When does leisure become work?

‘Be inspired by everything.’

I found myself asking when the things we enjoy become chores yesterday when I saw the local farmers son who is around 9 years old out raking grass from the village green with his friend of a similar age. They were racing up and down the grass on their toy tractors, collecting the grass which had been mowed, and continued to do this for hours on end. Smiling whilst doing so – some would call them mad!

It made me stop and think – how lovely to gain pleasure from doing something that so many of us find monotonous, hard labour, a real pain during a busy schedule. Children see tasks differently though – maybe simply because they call it play, not work. Play is a wonderful thing. It allows for escape, for fun, for connection with others. It seems that children can be inspired by many things and show much more gratitude for day to day experiences than us adults without realising it.

Tasks such as raking the grass for many of us are seen as chores; feel painful, feel like a waste of time, feel like the last thing on earth we would rather be doing.

I stopped and reflected on the positives of being involved in this occupation for the boy: he was spending time with a peer, getting positive feedback from the locals on how lovely the village looked, spending time outdoors on a warm sunny evening, passing time without even realising it by doing something he seemed to find fun. It may be that this remains a meaningful occupation to him throughout life but it is more likely that there comes a point where he can think of something better to do with his time and feel that it is a real shame he has to spend his time doing such hard, repetitive labour.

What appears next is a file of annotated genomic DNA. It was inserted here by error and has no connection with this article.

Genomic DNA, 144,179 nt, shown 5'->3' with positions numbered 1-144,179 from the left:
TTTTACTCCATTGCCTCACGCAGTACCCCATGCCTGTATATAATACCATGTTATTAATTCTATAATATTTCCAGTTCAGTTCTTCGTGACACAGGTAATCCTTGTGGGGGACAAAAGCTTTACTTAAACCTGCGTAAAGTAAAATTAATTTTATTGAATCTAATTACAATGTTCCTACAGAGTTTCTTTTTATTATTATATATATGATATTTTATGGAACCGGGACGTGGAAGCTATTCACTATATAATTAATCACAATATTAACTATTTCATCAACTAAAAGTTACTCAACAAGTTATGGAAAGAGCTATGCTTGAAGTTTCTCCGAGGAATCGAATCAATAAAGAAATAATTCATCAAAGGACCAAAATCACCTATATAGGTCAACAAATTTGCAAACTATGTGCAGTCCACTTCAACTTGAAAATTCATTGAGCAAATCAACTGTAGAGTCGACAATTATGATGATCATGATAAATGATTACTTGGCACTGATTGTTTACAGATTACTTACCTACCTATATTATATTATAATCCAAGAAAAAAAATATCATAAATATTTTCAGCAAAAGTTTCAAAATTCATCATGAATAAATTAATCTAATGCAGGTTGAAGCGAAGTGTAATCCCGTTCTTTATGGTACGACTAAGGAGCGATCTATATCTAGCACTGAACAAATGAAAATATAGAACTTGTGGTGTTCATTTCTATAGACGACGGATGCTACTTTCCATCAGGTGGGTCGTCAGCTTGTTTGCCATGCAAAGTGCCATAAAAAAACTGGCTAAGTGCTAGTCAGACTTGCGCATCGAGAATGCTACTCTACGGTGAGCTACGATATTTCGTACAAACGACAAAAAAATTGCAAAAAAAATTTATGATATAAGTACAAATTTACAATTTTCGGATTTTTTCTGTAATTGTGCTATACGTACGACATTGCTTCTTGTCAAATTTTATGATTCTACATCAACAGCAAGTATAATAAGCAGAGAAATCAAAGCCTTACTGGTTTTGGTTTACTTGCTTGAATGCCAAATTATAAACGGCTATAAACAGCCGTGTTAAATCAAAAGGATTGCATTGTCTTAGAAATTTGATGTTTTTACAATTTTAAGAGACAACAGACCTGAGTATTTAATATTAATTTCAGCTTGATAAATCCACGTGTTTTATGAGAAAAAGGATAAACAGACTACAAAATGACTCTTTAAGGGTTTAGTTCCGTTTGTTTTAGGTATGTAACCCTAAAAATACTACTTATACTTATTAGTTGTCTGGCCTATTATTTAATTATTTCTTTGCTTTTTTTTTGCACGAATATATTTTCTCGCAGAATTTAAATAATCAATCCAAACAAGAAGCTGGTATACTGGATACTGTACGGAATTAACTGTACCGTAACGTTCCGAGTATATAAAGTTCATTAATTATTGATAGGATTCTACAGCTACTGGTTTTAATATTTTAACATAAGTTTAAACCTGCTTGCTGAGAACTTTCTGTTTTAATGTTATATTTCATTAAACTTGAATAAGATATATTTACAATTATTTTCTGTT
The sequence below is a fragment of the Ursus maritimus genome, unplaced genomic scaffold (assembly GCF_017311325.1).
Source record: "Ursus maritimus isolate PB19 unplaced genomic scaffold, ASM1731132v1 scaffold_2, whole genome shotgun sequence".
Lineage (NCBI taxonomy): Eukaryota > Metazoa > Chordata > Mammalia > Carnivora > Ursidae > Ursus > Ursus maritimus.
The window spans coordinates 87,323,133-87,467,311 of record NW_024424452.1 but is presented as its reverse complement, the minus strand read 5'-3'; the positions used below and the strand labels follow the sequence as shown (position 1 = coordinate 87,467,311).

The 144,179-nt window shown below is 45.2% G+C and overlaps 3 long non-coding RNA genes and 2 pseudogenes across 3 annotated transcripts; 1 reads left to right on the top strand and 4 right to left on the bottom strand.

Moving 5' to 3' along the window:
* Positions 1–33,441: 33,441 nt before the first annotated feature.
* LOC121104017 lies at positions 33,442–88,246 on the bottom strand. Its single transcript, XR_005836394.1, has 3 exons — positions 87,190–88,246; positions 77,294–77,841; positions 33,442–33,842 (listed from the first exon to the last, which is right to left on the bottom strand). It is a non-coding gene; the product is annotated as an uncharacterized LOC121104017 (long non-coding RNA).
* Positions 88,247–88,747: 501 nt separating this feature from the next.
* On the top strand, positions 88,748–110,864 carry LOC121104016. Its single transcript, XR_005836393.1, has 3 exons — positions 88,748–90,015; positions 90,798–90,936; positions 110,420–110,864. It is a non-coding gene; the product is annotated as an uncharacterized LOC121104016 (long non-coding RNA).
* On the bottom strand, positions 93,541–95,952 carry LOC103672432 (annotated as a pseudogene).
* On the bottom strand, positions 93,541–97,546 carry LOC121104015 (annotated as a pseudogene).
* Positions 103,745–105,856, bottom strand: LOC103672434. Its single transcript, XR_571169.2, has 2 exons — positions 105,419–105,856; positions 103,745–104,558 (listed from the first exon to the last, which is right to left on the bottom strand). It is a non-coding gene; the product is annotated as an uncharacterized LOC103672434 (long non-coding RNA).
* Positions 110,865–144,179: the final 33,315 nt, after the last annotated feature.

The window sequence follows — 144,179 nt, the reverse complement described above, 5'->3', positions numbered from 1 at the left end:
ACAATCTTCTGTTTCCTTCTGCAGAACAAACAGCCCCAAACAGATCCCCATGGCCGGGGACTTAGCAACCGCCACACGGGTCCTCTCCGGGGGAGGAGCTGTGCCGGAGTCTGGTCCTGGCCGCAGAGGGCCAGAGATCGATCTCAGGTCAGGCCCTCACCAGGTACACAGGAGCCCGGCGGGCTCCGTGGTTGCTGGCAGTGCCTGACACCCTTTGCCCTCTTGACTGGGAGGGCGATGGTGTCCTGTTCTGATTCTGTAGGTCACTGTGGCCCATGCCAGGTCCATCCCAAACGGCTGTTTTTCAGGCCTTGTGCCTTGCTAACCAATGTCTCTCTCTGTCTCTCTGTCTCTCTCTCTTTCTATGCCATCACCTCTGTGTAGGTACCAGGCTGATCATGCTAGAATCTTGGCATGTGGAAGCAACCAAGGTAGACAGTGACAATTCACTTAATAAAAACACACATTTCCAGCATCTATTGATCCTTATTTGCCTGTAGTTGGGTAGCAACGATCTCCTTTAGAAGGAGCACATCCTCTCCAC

Maybe it is our outlook when we become adults that turns a bit sour. I’m all for positive thinking but I’m pretty sure I’d spend the evening sulking if I had to spend my time doing that job. I’d see it as that – a job.

So I’m setting myself the challenge of feeling more inspired by the day to day. Feeling more thankful for opportunities to do the ‘dull stuff’.

One of my favourite books is F**K it Therapy: the profane way to profound happiness (2012) in which John Parkin describes ‘Bob the Buddha’ washing the dishes mindfully. Bob enjoys washing the dishes. He appreciates the smell of the bubbles, the warmth of the water on his skin, the sparkle on the plates when then become clean. He’s mindful. And he’s easily inspired.

Tonight when I wash the dishes I’ll practice this mindfulness. I’ll be in the moment. I’ll practice gratitude too. I’m not sure it will come as simply to me as it does to Bob but I’m willing to give it a try.

Here’s to not living for weekends and holidays, but for living in the moment, and finding pleasure in the small things in life.

Rebecca Wint

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